When I was in the army a number of things happened to me.
On one occasion a breeze block was thrown at my car from a footbridge above the road I took to and from work.
On another my brakes were sabotaged and I nearly crashed in a tunnel.
On a third I returned to where I was then staying in London to be told by the person next door that some men had been to see me and they said to tell me they knew what I did for a living and now they knew where I lived.
Each of these was unpleasant and after the third incident I had to go and see Special Branch and change address.
All of the incidents had something in common. The people concerned were linked to the republican movement in Northern Ireland.
They didn’t know me as an individual but I was a soldier and so represented what they hated.
Statistically all of those involved would probably have described themselves as Catholic but they were in no way defined by their religion because their behaviour was the very opposite of a Christian tradition of love and understanding.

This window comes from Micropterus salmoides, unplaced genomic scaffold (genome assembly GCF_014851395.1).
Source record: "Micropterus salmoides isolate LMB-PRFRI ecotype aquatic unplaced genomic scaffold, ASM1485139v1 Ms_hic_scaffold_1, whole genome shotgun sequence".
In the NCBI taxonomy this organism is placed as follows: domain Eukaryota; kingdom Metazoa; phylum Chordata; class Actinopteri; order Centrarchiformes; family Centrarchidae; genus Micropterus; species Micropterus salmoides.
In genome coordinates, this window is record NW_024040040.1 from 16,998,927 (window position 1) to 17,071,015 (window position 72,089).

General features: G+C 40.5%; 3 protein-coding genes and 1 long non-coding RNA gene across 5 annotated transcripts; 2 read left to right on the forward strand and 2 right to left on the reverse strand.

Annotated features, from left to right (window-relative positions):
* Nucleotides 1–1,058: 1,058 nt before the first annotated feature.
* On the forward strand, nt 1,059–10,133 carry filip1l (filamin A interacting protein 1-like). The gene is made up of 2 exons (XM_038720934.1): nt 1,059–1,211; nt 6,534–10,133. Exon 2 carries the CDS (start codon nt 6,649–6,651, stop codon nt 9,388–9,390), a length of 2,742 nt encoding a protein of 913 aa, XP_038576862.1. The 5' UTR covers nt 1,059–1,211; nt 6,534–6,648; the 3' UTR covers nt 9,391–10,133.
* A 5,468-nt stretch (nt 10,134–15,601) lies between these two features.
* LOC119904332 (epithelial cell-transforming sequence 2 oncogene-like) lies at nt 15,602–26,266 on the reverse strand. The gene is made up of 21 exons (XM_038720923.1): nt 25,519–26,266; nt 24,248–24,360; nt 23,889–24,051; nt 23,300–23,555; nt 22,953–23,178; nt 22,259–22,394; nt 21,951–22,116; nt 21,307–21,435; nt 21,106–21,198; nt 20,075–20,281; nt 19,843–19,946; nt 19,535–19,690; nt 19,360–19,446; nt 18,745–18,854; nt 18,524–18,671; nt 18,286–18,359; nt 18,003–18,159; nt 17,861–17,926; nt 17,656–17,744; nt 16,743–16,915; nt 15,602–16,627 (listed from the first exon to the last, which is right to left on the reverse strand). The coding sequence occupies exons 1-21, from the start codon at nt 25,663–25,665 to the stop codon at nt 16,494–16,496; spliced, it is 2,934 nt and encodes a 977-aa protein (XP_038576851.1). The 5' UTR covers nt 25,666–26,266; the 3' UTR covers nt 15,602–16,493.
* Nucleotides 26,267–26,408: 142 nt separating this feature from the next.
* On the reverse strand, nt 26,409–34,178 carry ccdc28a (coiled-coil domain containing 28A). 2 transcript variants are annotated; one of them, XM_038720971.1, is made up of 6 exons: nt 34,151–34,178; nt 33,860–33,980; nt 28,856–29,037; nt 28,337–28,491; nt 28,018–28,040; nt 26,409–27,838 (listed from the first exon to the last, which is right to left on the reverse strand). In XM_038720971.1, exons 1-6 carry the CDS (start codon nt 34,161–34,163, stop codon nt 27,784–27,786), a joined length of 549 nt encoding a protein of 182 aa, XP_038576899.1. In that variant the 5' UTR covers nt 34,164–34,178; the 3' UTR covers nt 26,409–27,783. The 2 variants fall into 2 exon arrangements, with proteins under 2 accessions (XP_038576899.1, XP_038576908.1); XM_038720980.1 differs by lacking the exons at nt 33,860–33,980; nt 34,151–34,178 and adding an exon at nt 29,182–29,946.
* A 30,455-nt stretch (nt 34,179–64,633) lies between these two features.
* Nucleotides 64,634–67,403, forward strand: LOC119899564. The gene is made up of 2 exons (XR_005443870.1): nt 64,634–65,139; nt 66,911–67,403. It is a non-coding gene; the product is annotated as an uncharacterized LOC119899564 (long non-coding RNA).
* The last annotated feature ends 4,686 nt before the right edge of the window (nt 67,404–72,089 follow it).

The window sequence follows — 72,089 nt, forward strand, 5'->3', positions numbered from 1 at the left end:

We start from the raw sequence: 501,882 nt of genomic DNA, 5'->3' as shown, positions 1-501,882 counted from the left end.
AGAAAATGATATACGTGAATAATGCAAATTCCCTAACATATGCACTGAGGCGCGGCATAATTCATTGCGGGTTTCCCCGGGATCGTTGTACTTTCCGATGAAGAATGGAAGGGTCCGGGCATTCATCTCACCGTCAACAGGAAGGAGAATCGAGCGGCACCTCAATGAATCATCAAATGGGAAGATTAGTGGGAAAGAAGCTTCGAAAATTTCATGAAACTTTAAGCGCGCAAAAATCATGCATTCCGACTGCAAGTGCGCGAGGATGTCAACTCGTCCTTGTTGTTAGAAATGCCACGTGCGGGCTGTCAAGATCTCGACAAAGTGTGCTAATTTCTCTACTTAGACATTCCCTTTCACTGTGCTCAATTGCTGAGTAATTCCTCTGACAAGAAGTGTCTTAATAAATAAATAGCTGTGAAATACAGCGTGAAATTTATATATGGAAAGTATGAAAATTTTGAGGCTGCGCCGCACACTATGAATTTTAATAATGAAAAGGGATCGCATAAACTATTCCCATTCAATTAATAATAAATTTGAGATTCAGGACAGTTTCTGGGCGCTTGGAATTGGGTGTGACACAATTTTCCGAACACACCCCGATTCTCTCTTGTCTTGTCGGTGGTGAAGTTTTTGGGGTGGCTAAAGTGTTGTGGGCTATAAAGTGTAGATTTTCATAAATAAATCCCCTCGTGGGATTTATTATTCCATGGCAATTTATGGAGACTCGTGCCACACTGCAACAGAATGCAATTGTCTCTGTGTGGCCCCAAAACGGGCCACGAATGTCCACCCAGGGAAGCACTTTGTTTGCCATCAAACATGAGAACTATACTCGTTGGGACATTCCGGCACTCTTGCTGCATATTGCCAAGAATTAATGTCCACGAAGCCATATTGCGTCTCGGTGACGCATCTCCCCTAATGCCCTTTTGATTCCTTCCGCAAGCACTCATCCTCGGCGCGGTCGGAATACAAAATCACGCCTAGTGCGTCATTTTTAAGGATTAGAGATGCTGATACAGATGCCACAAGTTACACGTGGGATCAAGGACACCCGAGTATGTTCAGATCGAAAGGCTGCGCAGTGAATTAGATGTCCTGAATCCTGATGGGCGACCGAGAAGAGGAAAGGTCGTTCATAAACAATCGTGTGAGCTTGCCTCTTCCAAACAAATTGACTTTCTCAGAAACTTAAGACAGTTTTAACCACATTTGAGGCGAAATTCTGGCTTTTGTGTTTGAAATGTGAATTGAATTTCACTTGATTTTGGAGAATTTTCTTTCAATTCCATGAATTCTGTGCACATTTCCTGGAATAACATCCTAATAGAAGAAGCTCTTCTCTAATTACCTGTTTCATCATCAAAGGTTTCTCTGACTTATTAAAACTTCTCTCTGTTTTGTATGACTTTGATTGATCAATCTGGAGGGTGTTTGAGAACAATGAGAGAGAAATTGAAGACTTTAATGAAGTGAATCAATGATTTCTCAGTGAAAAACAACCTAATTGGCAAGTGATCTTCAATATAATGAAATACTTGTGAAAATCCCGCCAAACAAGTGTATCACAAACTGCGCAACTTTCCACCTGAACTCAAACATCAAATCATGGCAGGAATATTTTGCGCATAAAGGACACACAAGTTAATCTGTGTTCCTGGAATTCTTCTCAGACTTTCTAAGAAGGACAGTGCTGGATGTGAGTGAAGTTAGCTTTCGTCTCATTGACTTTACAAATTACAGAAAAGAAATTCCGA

My experiences were nothing compared to the murder of Drummer Rigby in Woolwich (and my army service nothing like his). But just as my attackers ambitions did not represent the millions of decent Catholics the killers of Drummer Rigby do not represent ordinary decent Muslims.
Today the law of this country is quite clear that when murder is carried out for the purpose of advancing an ideological cause it will be punished by a whole life sentence – the person will die in jail – and those moments of footage on a Woolwich street should be the last moments that the two men involved ever experience freedom.
We must be less shy about hunting out, punishing and sending packing those who abuse their positions to spread hatred.
But we must remember that no single act defines an entire community.
When white middle class Christian Anders Breivik murdered 69 people (mainly teenagers) on an island in Norway he did not act in my name.